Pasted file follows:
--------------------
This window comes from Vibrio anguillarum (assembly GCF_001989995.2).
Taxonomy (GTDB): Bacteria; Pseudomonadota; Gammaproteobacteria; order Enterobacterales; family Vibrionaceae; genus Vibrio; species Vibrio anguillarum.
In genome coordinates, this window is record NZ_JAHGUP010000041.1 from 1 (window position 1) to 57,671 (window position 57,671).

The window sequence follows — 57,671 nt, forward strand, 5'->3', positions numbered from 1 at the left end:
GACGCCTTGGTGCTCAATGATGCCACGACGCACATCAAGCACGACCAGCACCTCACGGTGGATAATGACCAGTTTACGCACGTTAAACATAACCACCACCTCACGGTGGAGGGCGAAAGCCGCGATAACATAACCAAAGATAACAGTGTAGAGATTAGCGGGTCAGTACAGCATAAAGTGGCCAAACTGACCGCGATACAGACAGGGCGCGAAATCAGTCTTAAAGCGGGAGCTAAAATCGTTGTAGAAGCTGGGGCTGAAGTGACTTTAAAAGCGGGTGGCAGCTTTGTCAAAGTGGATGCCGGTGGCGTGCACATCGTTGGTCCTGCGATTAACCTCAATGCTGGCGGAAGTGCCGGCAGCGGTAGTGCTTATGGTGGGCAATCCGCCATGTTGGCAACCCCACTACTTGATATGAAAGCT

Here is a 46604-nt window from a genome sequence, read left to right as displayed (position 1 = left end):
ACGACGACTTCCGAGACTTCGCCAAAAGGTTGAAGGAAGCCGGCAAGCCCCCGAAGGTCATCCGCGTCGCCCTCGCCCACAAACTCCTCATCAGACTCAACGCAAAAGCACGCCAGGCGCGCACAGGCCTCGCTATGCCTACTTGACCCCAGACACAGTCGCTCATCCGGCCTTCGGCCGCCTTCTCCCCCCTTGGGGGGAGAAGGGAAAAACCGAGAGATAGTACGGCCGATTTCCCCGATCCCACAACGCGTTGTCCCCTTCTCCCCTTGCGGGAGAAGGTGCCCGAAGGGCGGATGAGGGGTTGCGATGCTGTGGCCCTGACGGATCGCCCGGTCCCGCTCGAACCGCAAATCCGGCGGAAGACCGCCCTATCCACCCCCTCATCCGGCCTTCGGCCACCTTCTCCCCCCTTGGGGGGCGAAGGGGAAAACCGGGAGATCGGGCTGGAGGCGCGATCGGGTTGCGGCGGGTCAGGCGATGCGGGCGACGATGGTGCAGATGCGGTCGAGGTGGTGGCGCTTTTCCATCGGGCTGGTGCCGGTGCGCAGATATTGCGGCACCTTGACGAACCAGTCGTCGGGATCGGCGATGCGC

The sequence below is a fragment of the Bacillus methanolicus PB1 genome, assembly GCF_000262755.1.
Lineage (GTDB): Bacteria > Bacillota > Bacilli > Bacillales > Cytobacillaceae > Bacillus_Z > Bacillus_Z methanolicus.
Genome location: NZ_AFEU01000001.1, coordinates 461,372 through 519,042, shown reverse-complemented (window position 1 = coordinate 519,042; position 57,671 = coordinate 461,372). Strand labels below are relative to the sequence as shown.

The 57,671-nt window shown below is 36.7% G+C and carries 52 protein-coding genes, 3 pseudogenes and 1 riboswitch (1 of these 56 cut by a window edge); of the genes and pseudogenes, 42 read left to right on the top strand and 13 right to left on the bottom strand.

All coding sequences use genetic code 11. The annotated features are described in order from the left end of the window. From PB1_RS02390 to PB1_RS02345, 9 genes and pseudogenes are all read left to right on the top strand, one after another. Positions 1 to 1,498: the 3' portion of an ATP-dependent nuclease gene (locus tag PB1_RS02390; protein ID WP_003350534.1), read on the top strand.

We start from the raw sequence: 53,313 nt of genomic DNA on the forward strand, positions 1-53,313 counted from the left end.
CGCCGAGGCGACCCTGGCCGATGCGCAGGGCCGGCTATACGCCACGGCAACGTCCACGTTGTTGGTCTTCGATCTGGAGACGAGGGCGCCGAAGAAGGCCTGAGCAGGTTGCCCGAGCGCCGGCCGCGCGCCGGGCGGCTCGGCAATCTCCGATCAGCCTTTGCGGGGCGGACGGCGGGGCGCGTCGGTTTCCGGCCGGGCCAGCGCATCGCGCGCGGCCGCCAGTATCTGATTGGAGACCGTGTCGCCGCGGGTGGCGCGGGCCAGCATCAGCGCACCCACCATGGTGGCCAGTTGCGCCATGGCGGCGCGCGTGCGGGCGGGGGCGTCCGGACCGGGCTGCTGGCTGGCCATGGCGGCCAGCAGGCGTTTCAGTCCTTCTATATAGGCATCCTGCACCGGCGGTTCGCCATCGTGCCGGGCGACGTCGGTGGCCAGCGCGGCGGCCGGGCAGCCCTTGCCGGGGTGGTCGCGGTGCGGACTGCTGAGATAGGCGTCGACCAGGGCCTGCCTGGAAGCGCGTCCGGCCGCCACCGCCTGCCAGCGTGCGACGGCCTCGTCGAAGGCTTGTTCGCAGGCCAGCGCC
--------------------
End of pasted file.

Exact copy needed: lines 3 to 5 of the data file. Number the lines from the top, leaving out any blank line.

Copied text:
In genome coordinates, this window is record NZ_JAHGUP010000041.1 from 1 (window position 1) to 57,671 (window position 57,671).

The window sequence follows — 57,671 nt, forward strand, 5'->3', positions numbered from 1 at the left end:
GACGCCTTGGTGCTCAATGATGCCACGACGCACATCAAGCACGACCAGCACCTCACGGTGGATAATGACCAGTTTACGCACGTTAAACATAACCACCACCTCACGGTGGAGGGCGAAAGCCGCGATAACATAACCAAAGATAACAGTGTAGAGATTAGCGGGTCAGTACAGCATAAAGTGGCCAAACTGACCGCGATACAGACAGGGCGCGAAATCAGTCTTAAAGCGGGAGCTAAAATCGTTGTAGAAGCTGGGGCTGAAGTGACTTTAAAAGCGGGTGGCAGCTTTGTCAAAGTGGATGCCGGTGGCGTGCACATCGTTGGTCCTGCGATTAACCTCAATGCTGGCGGAAGTGCCGGCAGCGGTAGTGCTTATGGTGGGCAATCCGCCATGTTGGCAACCCCACTACTTGATATGAAAGCT